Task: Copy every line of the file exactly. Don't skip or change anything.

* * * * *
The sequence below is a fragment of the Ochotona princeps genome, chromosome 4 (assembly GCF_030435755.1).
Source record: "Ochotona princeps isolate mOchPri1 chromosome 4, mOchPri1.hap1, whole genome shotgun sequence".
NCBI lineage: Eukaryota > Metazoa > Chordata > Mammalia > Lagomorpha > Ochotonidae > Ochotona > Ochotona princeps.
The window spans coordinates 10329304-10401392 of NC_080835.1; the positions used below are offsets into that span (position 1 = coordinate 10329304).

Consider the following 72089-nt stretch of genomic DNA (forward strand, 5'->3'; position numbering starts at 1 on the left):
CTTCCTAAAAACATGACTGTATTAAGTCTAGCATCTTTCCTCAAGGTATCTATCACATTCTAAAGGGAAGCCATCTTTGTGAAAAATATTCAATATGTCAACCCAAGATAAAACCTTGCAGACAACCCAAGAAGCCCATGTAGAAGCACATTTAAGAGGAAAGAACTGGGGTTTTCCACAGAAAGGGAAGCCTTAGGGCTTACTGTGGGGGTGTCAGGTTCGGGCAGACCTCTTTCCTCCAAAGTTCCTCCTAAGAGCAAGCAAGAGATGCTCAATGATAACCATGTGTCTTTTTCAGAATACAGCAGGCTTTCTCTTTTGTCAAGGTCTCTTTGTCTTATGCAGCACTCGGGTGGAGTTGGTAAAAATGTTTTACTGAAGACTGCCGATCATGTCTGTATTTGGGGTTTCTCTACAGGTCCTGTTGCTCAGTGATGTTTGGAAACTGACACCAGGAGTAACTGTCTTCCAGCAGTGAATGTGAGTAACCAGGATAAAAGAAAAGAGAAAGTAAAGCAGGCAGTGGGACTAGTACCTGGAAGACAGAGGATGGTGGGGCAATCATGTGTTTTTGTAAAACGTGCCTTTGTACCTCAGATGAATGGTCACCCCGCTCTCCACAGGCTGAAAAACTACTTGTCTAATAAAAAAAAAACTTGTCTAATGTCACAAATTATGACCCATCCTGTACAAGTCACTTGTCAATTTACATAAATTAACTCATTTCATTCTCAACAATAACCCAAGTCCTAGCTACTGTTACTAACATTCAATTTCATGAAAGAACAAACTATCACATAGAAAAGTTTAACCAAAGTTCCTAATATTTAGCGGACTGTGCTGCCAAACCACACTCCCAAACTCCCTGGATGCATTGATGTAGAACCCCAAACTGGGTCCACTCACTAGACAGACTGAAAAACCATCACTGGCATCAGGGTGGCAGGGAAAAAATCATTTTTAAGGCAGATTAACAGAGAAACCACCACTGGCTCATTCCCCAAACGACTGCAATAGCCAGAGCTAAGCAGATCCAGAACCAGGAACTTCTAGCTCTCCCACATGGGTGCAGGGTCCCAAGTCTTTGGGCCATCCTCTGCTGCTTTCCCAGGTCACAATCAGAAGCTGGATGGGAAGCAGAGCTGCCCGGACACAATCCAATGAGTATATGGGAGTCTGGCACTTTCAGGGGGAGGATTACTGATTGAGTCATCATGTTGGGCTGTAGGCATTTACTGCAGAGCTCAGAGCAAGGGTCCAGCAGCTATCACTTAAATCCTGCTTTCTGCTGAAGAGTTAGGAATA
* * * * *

The sequence below is a fragment of the Ochotona princeps genome, chromosome 4 (assembly GCF_030435755.1).
Source record: "Ochotona princeps isolate mOchPri1 chromosome 4, mOchPri1.hap1, whole genome shotgun sequence".
NCBI lineage: Eukaryota > Metazoa > Chordata > Mammalia > Lagomorpha > Ochotonidae > Ochotona > Ochotona princeps.
The window spans coordinates 10329304-10401392 of NC_080835.1; the positions used below are offsets into that span (position 1 = coordinate 10329304).

Consider the following 72089-nt stretch of genomic DNA (forward strand, 5'->3'; position numbering starts at 1 on the left):
CTTCCTAAAAACATGACTGTATTAAGTCTAGCATCTTTCCTCAAGGTATCTATCACATTCTAAAGGGAAGCCATCTTTGTGAAAAATATTCAATATGTCAACCCAAGATAAAACCTTGCAGACAACCCAAGAAGCCCATGTAGAAGCACATTTAAGAGGAAAGAACTGGGGTTTTCCACAGAAAGGGAAGCCTTAGGGCTTACTGTGGGGGTGTCAGGTTCGGGCAGACCTCTTTCCTCCAAAGTTCCTCCTAAGAGCAAGCAAGAGATGCTCAATGATAACCATGTGTCTTTTTCAGAATACAGCAGGCTTTCTCTTTTGTCAAGGTCTCTTTGTCTTATGCAGCACTCGGGTGGAGTTGGTAAAAATGTTTTACTGAAGACTGCCGATCATGTCTGTATTTGGGGTTTCTCTACAGGTCCTGTTGCTCAGTGATGTTTGGAAACTGACACCAGGAGTAACTGTCTTCCAGCAGTGAATGTGAGTAACCAGGATAAAAGAAAAGAGAAAGTAAAGCAGGCAGTGGGACTAGTACCTGGAAGACAGAGGATGGTGGGGCAATCATGTGTTTTTGTAAAACGTGCCTTTGTACCTCAGATGAATGGTCACCCCGCTCTCCACAGGCTGAAAAACTACTTGTCTAATAAAAAAAAAACTTGTCTAATGTCACAAATTATGACCCATCCTGTACAAGTCACTTGTCAATTTACATAAATTAACTCATTTCATTCTCAACAATAACCCAAGTCCTAGCTACTGTTACTAACATTCAATTTCATGAAAGAACAAACTATCACATAGAAAAGTTTAACCAAAGTTCCTAATATTTAGCGGACTGTGCTGCCAAACCACACTCCCAAACTCCCTGGATGCATTGATGTAGAACCCCAAACTGGGTCCACTCACTAGACAGACTGAAAAACCATCACTGGCATCAGGGTGGCAGGGAAAAAATCATTTTTAAGGCAGATTAACAGAGAAACCACCACTGGCTCATTCCCCAAACGACTGCAATAGCCAGAGCTAAGCAGATCCAGAACCAGGAACTTCTAGCTCTCCCACATGGGTGCAGGGTCCCAAGTCTTTGGGCCATCCTCTGCTGCTTTCCCAGGTCACAATCAGAAGCTGGATGGGAAGCAGAGCTGCCCGGACACAATCCAATGAGTATATGGGAGTCTGGCACTTTCAGGGGGAGGATTACTGATTGAGTCATCATGTTGGGCTGTAGGCATTTACTGCAGAGCTCAGAGCAAGGGTCCAGCAGCTATCACTTAAATCCTGCTTTCTGCTGAAGAGTTAGGAATA